This Chanukah, Let’s Remember The Power of ‘We’

Menorah lights, by Nativ Berkovitz-Rave (the author's son)

Chanukah in Jerusalem is much like Seattle. It is often dark, usually rainy, with gusts of wind that chill to the bone. Walking through the narrow passages of the Jewish Quarter in the Old City after sunset, the lights from the Chanukah candles flicker in windows or outside people’s doors—usually small flames in oil within a glass box to keep them lit—the damp stones set aglow. The tradition says we are to announce the miracle of Chanukah, and since historically people were coming home from the marketplace just after sunset, that became the time to display the candles.

Most of us know the legend of these lights—how an untrained band of farmers overcame the mighty Syrian army who sought to destroy Judaism. How one day’s worth of oil for the eternal light miraculously burned eight days. And so, we get to eat jelly doughnuts, latkes and anything else cooked in oil that tastes great but is terrible for our cholesterol levels.

Chanukah is actually a minor holiday, but symbolically, it is extremely powerful. It inspires us to believe in the power of light to drive out darkness. And that we can overcome tremendous odds with faith and dedication. This made me wonder: Do we really believe the oil miraculously burned for eight days? Or that the great Syrian army was defeated by farmers? Some would say they were extremists, not farmers. They certainly would not have seen themselves that way—people on the extremes rarely do.

Some of our stories play their part and we can let them go as we outgrow them. I’m thinking of the tooth fairy, Paul Bunyan and his blue ox (I’m from Minnesota), or that babies sleep peacefully through the night. But some legends are more important—even of biblical stature. These founding myths provide a way for us to organize and make sense of our lives, our world and so much of the chaos that surrounds us. These are communal stories—our founding narratives.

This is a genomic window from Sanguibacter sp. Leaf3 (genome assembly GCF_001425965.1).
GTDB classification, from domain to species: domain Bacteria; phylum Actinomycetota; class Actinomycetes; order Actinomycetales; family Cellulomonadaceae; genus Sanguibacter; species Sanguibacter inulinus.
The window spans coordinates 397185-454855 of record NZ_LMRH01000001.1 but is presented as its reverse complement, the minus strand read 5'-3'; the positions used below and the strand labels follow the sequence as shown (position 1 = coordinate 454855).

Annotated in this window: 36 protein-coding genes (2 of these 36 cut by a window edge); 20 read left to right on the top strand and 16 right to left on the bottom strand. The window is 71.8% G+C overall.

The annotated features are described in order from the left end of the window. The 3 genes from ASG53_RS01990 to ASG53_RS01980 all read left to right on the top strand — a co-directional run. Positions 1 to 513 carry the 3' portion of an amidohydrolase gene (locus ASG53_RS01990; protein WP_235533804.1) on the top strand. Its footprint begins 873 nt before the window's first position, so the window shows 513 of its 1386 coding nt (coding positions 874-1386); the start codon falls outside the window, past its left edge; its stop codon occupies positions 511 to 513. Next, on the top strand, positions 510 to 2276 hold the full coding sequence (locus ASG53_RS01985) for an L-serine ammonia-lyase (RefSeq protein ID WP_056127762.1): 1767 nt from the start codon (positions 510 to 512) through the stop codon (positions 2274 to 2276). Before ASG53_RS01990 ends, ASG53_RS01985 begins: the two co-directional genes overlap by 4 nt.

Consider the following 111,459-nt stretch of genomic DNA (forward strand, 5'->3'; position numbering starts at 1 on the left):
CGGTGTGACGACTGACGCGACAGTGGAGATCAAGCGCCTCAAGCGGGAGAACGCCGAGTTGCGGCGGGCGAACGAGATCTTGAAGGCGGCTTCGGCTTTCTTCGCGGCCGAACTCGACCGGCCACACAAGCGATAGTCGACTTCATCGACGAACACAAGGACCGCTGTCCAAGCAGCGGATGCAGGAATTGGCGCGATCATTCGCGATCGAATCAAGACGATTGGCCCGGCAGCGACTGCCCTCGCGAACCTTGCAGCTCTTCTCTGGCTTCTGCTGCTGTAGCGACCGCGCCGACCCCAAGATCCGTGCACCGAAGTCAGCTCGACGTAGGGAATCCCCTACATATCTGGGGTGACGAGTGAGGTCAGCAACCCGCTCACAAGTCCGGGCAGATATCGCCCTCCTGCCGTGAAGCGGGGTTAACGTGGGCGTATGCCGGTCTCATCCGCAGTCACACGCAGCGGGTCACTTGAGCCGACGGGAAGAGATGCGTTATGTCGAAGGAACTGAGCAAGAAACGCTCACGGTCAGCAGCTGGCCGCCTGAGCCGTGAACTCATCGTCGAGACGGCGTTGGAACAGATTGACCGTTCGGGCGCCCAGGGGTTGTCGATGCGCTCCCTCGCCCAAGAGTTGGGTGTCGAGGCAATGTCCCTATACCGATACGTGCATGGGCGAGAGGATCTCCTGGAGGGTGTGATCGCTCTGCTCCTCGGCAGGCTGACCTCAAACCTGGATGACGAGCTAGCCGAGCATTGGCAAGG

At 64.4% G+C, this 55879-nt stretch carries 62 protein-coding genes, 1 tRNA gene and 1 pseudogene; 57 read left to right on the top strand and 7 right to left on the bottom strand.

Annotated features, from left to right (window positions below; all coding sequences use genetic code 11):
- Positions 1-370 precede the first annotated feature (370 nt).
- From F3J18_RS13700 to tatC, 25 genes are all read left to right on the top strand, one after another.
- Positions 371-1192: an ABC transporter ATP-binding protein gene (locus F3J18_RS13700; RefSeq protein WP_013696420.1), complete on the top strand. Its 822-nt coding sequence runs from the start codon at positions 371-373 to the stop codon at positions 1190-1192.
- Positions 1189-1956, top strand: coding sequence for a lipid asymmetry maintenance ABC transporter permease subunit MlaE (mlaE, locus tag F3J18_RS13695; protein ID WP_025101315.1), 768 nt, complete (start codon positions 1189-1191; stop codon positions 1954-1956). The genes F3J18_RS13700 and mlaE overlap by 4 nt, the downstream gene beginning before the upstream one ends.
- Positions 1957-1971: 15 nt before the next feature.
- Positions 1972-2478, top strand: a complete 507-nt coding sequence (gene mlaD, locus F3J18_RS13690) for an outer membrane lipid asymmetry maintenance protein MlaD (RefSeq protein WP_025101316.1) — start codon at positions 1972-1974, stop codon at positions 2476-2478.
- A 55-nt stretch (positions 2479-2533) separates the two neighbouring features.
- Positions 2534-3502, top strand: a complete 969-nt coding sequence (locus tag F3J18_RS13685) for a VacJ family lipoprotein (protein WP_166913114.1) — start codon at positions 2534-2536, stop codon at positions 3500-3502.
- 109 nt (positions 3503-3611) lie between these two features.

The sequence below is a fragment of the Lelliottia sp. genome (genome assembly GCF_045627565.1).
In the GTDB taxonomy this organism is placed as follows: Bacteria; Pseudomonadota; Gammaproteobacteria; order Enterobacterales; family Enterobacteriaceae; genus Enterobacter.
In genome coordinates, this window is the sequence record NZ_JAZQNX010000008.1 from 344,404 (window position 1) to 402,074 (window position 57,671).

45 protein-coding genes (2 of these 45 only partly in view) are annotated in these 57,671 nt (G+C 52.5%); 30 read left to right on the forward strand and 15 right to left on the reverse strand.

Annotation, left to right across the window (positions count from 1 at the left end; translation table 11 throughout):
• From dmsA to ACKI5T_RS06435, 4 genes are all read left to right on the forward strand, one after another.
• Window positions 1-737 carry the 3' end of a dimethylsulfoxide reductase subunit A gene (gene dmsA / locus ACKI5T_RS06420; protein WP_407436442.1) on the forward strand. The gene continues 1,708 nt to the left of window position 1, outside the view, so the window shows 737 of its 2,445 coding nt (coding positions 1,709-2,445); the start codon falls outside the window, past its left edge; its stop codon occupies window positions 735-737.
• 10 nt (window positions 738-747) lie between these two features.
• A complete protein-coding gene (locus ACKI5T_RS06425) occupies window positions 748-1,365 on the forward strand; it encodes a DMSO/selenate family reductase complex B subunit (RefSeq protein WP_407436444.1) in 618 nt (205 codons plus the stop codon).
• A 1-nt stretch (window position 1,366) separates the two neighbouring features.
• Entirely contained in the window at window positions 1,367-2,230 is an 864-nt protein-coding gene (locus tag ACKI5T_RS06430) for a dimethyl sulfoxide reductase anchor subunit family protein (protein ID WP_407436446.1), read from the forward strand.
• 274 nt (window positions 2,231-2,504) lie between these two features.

They provide a way to pass on our shared values to the next generation. They give us faith in institutions, community and people. When large enough, they even have the power to turn “you” and “me” into a collective “we.”

When these myths fall, they can pose an existential crisis, and depending on what we choose to do, it can also be a time of retreat into fear and suspicion or an opportunity for reflection, evolution and recreation.

As a country, we are living through a moment when our myths are under tremendous strain and are cracking at the foundation—many of our founding stories are being reconsidered or torn down. We need our collective stories whether they are true with a capital “T” or a lower case “t.” They create a gravitational pull for society and act like a shared compass bearing.  Like all oral traditions, we also need to let them evolve so each generation can add its verse or accent to the narrative. We must let some fade while affirming others. This doesn’t make them less true. It makes them more alive.

Judaism, like the United States, is built on a foundation of legend and law. Just as our laws need to evolve so too with our legends. I don’t know the true origins of the Chanukah story, but I do know the power of the story. As we enter this new season of light, let’s remember the importance of our collective stories. Let’s not be afraid to expand on our stories and let them breathe. Like the light in the darkness, our stories are made more powerful when shared.

I don’t know what my ancestors were thinking when they arrived at Ellis Island nor do I know the time of year—perhaps it was during Chanukah. I imagine them looking up as their ship passed beneath the Statue of Liberty with her torch ablaze declaring to the universe that this is a country where people can overcome tremendous odds—where miracles happen.

As we light our candles and celebrate Chanukah this year, I imagine millions of lights flickering in the darkness, attesting to the power of our individual and collective stories, the faith of our ancestors and the immense power of “we.”

About the Author
Rabbi Will Berkovitz is the CEO of Jewish Family Service, a Seattle-based social services agency founded in 1892 that helps vulnerable individuals and families achieve well-being, health and stability.
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